Providing Temporary Housing for Families in Need
We know there are families in our community that need transitional support caused by economic hardship, personal loss, or domestic instability. Through our faith in grace and compassion, we believe that by providing these families with a stable and safe place to rest their heads, they can focus on building their future. Project Stepping Stone maintains three homes for families needing this type of help.
Project Stepping Stone was founded as a joint program of Holy Trinity Lutheran Church and Lutheran Church of the Cross in 1989 to serve as emergency shelter for families in need. At the time, most families sheltered with us after such things as a house fire or job loss. The original seed money to start Project Stepping Stone came from The Lilly Endowment.
As Muncie’s demographic changed, our families have changed as well, and we now primarily serve families who are in situations of housing instability due to low paying jobs, lack of education/training and unexpected costs. We were joined in this mission by First Presbyterian Church in about 2011.
Up until 2015, Ralph & Deloris Eldridge owned all three houses and PSS rented the houses from them. Ralph and Deloris were an instrumental and vital part of PSS, often paying for all repairs themselves and mentoring the families in the program. We wouldn’t have succeeded without their generosity. In 2015, with an eye on the future, PSS held a capital campaign and raised enough money to purchase the houses outright. In 2017, to honor Ralph and Deloris’ legacy the houses were officially named the Eldridge Houses.
Shortly after purchasing the homes, we improved our partnerships with other local non-profit organizations, connecting our residents to other social services and professionally trained social workers.
Through all of this, PSS achieves its mission with an all-volunteer board, and no paid staff, depending on generous grants and donations from local churches, businesses, and individuals. Right now, we are looking to the future.
“The King will reply, ‘Truly I tell you, whatever you did for one of the least of these brothers and sisters of mine, you did for me.’” – Matthew 25:40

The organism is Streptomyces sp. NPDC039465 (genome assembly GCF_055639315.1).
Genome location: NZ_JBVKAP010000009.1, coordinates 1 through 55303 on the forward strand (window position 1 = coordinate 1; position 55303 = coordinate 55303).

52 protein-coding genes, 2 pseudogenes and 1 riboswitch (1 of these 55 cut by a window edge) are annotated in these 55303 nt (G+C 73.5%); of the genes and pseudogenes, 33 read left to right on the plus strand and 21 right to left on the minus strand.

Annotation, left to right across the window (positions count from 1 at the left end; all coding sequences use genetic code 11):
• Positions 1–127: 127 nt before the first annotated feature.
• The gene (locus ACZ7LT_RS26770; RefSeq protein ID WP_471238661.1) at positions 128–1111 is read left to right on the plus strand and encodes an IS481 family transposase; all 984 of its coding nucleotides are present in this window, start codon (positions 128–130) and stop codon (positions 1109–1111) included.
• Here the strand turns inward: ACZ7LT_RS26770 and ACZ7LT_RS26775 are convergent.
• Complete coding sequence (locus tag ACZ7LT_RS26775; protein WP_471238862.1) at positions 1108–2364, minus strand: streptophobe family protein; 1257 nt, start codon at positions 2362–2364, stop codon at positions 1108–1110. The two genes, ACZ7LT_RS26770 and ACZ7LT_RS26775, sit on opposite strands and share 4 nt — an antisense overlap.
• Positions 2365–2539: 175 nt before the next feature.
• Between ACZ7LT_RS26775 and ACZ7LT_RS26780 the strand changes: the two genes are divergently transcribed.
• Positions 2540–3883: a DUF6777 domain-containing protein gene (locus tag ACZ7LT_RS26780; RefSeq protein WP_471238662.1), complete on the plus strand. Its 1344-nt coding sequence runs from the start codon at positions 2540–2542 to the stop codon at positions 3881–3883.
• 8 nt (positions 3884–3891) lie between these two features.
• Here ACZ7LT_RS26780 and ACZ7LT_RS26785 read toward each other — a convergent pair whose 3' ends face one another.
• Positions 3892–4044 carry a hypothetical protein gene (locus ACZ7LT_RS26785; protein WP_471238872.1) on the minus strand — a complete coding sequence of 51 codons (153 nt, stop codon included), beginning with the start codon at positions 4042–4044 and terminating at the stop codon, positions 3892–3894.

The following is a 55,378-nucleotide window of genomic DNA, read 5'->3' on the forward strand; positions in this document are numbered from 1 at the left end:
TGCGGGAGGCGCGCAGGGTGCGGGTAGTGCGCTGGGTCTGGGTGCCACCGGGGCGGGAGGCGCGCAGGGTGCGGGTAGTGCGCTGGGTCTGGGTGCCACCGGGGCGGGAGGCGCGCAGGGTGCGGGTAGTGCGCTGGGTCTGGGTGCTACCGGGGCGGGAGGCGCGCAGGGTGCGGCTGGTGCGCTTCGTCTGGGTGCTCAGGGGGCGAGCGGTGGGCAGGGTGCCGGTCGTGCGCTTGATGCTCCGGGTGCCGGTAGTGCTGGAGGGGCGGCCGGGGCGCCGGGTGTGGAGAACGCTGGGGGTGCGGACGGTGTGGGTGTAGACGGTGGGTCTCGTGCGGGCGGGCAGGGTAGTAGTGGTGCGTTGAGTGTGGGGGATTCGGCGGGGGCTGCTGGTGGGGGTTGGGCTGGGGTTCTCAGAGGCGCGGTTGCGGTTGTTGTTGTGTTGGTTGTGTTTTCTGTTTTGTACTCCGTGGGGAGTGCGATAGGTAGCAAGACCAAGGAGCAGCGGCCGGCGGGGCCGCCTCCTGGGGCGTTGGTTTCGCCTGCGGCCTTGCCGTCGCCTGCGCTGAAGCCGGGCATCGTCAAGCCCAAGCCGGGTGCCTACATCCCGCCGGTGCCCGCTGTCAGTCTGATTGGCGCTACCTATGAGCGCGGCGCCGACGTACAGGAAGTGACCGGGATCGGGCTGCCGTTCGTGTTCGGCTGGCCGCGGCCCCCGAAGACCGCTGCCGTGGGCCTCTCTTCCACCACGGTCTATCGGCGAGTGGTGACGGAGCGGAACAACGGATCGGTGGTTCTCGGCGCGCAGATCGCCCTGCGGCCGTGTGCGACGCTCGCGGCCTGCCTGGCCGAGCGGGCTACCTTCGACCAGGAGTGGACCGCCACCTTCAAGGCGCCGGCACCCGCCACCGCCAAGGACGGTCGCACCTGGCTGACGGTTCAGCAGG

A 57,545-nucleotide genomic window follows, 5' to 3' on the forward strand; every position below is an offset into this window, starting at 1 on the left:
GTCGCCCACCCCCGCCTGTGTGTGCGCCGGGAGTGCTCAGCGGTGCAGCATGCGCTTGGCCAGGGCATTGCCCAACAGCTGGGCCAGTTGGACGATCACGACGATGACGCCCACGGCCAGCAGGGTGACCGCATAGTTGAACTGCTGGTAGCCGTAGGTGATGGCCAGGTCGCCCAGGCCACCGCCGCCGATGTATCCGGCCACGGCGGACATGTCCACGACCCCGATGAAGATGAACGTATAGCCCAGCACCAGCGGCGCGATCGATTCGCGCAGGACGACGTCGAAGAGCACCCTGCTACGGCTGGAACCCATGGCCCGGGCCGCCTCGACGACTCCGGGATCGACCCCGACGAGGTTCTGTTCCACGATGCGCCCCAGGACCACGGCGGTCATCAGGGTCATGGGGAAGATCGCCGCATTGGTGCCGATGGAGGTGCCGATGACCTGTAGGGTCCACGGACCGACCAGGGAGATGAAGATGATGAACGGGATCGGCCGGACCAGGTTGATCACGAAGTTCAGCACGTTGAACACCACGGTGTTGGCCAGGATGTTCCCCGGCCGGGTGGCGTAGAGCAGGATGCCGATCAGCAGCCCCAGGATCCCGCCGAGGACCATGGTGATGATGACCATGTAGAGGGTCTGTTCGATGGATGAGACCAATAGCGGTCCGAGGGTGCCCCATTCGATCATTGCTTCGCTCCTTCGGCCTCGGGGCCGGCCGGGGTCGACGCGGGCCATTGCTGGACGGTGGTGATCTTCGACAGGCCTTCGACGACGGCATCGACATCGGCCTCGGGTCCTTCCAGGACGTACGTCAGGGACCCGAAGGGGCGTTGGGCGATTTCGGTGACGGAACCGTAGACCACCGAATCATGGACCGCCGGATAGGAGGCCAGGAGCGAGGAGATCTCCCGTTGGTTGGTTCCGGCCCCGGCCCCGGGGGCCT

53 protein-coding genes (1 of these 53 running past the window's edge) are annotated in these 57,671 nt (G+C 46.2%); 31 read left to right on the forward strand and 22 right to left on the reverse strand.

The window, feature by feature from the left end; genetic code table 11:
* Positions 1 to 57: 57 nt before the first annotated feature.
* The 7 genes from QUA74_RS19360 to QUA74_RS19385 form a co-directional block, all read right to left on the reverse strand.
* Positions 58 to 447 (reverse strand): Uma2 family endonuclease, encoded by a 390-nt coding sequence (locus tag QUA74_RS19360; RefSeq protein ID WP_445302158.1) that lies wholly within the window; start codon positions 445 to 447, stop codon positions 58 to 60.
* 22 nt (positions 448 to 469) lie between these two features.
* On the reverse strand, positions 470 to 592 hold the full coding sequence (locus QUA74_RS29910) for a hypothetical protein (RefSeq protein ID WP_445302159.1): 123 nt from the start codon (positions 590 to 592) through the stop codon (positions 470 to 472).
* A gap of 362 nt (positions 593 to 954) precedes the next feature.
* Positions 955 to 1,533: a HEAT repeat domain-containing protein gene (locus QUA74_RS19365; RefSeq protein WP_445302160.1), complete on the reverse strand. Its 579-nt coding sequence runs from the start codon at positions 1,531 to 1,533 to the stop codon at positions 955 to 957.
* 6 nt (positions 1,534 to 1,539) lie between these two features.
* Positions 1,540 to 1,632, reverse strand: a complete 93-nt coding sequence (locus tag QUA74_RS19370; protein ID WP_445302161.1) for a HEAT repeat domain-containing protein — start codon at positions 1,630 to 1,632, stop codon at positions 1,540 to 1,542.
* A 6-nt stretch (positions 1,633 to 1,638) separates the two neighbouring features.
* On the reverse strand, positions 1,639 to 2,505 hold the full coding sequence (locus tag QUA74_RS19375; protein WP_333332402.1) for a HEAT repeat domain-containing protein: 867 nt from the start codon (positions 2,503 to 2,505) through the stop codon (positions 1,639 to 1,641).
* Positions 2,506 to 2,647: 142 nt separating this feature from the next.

Our Success Stories
Success Story 1:
A young mother with three young children had suffered through a bad marriage and divorce. Her ex-husband had controlled the finances and provided her no access to funds or credit. Since having a job is a requirement of staying in a PSS house and she needed housing, she was motived to find a job and then was accepted into our program. During her one year stay in a PSS house she enrolled her children in Head Start and made contacts in the social services network of Muncie. She also worked with partners and friends of the PSS board to reclaim her credit/tax history and apply for financial assistance to go back to school. Since moving out of the PSS house one year ago, she has maintained a (non-retail) part-time job, and lived in the same apartment while finishing her degree in a medical services field.
Success Story 2:
A father, recently divorced from his wife, had full custody of one child and part-time custody of his other two children. He worked full-time, and was accepted into the Habitat for Humanity program, but no current place to live. His children were staying with their mother most of the time, and he was living in a family member’s garage. PSS was able to move him into one of our houses, allowing his one child to live with him full-time, and the others to visit as per the custody agreement. He moved out into his own home.
Board Member Statement
As an all-volunteer organization, being a member of the PSS board means all-hands on deck. But it also means meeting and working directly with the families and making a difference in their lives. If you’re looking for a way to live a life connected to a community – this is a good way.